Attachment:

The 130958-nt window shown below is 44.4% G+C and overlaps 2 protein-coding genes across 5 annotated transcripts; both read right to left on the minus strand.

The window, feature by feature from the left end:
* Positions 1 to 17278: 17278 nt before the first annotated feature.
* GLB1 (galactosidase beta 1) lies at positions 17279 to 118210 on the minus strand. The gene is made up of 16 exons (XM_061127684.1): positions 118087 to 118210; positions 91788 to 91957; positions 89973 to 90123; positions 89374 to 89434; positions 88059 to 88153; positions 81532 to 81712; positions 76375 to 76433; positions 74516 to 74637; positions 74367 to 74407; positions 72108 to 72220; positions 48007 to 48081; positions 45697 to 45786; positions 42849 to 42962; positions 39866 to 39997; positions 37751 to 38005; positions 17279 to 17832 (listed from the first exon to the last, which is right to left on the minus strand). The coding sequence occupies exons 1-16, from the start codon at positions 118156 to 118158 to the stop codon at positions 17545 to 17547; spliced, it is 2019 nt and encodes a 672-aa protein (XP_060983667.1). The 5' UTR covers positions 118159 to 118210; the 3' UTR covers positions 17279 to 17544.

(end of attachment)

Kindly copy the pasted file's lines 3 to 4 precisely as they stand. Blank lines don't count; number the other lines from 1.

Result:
* Positions 1 to 17278: 17278 nt before the first annotated feature.
* GLB1 (galactosidase beta 1) lies at positions 17279 to 118210 on the minus strand. The gene is made up of 16 exons (XM_061127684.1): positions 118087 to 118210; positions 91788 to 91957; positions 89973 to 90123; positions 89374 to 89434; positions 88059 to 88153; positions 81532 to 81712; positions 76375 to 76433; positions 74516 to 74637; positions 74367 to 74407; positions 72108 to 72220; positions 48007 to 48081; positions 45697 to 45786; positions 42849 to 42962; positions 39866 to 39997; positions 37751 to 38005; positions 17279 to 17832 (listed from the first exon to the last, which is right to left on the minus strand). The coding sequence occupies exons 1-16, from the start codon at positions 118156 to 118158 to the stop codon at positions 17545 to 17547; spliced, it is 2019 nt and encodes a 672-aa protein (XP_060983667.1). The 5' UTR covers positions 118159 to 118210; the 3' UTR covers positions 17279 to 17544.